|Author||: Emily Talen,Sungduck Lee|
The most successful urban communities are very often those that are the most diverse – in terms of income, age, family structure and ethnicity – and yet poor urban design and planning can stifle the very diversity that makes communities successful. Just as poor urban design can lead to sterile monoculture, successful planning can support the conditions needed for diverse communities. This new edition addresses the physical requirements of socially diverse neighborhoods. Using the city of Chicago and its surrounding suburban areas as a case study, the authors investigate whether social diversity is related to particular patterns and structures found within the urban built environment. Design for Social Diversity provides urban designers and architects with design strategies and tools to ensure that their work sustains and nurtures social diversity.
|Author||: Audrey Osler|
|Editor||: Teachers College Press|
The author examines the theory, research, and practice linking human rights to education in order to broaden the concept of citizenship and social studies education. Osler anchors her examination of human rights in the U.N Convention on the Rights of the Child, as well as the U.N. Declaration on Human Rights Education and Training.
|Author||: Katy M. Swalwell|
A CHOICE Outstanding Academic Title 2013! Educating Activist Allies offers a fresh take on critical education studies through an analysis of social justice pedagogy in schools serving communities privileged by race and class. By documenting the practices of socially committed teachers at an urban private academy and a suburban public school, Katy Swalwell helps educators and educational theorists better understand the challenges and opportunities inherent in this work. She also examines how students responded to their teachers’ efforts in ways that both undermined and realized the goals of social justice pedagogy. This analysis serves as the foundation for the development of a curricular framework helping students to foster an "Activist Ally" identity: the skills, knowledge, and dispositions necessary to negotiate privilege in ways that promote justice. Educating Activist Allies provides a powerful introduction to the ways in which social justice curricula can and should be enacted in communities of privilege.
|Author||: Tracy Davis,Laura M. Harrison|
|Editor||: John Wiley & Sons|
Tools and strategies to foster transformative change for social justice Many believe that social justice education is simply the new politically correct term for diversity-focused intervention or multiculturalism. The true definition, however, is more complex, nuanced, and important to understand. Higher education today needs clarity on both the concept of social justice and effective tools to successfully translate theory into practice. In Advancing Social Justice: Tools, Pedagogies, and Strategies to Transform Your Campus, Tracy Davis and Laura M. Harrison offer educators a clear understanding of what social justice is, along with effective practices to help higher education institutions embrace a broad social justice approach in all aspects of their work with students, both inside and outside of the classroom. Theoretical, philosophical, and practical, the book challenges readers to take a step back from where they are, do an honest and unvarnished assessment of how they currently practice social justice, rethink how they approach their work, and re-engage based on a more informed and rigorous conceptual framework. The authors begin by clarifying the definition of social justice as an approach that examines and acknowledges the impact of institutional and historical systems of power and privilege on individual identity and relationships. Exploring identity devel-opment using the critical lenses of history and context, they concentrate on ways that oppression and privilege are manifest in the lived experiences of students. They also highlight important concepts to consider in designing and implementing effective social justice interventions and provide examples of effective social justice education. Finally, the book provides teachers and practitioners with tools and strategies to infuse a social justice approach into their work with students and within their institutions.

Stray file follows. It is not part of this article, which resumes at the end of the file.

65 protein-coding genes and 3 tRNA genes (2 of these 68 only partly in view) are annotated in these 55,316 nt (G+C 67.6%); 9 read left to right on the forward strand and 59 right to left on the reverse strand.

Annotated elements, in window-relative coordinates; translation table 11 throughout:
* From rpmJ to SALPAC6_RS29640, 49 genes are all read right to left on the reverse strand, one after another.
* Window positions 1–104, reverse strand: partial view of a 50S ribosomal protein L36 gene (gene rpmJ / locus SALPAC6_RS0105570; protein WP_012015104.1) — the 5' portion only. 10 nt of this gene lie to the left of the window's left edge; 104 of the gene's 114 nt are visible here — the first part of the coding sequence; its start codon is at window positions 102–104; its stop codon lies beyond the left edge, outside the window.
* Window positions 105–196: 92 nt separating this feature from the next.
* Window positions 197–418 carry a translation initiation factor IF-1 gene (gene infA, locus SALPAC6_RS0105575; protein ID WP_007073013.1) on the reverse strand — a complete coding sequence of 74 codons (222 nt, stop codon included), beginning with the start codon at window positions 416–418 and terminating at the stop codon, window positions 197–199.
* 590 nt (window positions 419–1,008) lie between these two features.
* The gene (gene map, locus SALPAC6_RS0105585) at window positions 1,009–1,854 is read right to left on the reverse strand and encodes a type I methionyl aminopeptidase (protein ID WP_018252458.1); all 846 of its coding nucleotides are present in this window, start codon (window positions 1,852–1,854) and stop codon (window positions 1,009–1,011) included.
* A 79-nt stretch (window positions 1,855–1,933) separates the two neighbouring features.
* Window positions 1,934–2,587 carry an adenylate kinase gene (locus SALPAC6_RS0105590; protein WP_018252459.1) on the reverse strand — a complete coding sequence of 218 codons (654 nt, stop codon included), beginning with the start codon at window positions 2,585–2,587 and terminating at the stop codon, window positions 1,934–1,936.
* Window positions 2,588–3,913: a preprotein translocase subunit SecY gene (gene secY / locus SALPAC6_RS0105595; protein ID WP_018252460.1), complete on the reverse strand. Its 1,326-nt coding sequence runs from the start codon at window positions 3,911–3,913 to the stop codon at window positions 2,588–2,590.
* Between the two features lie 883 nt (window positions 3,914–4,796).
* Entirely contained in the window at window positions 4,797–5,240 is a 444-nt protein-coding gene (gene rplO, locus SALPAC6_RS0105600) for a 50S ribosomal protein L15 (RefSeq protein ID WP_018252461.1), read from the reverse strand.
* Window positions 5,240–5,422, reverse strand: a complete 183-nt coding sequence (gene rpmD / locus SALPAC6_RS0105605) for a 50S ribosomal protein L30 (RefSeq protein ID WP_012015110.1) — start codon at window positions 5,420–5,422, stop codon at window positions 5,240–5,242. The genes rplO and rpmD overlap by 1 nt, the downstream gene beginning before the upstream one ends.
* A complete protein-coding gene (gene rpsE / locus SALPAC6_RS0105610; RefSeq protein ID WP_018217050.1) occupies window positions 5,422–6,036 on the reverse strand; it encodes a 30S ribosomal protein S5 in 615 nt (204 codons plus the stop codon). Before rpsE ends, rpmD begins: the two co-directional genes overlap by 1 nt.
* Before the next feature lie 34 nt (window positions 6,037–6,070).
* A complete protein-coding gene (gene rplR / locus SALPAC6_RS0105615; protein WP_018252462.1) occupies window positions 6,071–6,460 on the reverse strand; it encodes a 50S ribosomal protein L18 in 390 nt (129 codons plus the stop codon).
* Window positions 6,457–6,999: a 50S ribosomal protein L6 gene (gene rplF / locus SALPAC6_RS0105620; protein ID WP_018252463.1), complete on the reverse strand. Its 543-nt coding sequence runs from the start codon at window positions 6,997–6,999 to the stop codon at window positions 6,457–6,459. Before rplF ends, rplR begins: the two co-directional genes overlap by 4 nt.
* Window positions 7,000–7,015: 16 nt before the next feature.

|Author||: Mervyn Matthews|
This book provides a comprehensive survey of the successes and failures of education and training in the Khrushchev and Breshnev years. The author gives an objective assessment of the accessibility of the main types of institution, of the contents of courses and of Soviet attempts to marry the functioning of their education system to their perceived economic and social needs. In addition the book has many useful and original features: For ease of analysis it summarises in diagram form complex statistics which are not usually brought together for so long a time period. It provides a systematic account of educational legislation; Matthews’ comparison of series of official decrees will allow subtle shifts in government policy to be accurately charted. Particular attention is also paid to a number of issues that are often neglected: the employment problems of school and college graduates; the role and professional status of teachers; political control and militarisation in schools; the close detail of higher education curricula; and the rate of student failure. Of special value is the chapter on those educational institutions which are often omitted from Western studies and which are hardly recognised as such in most official Soviet sources.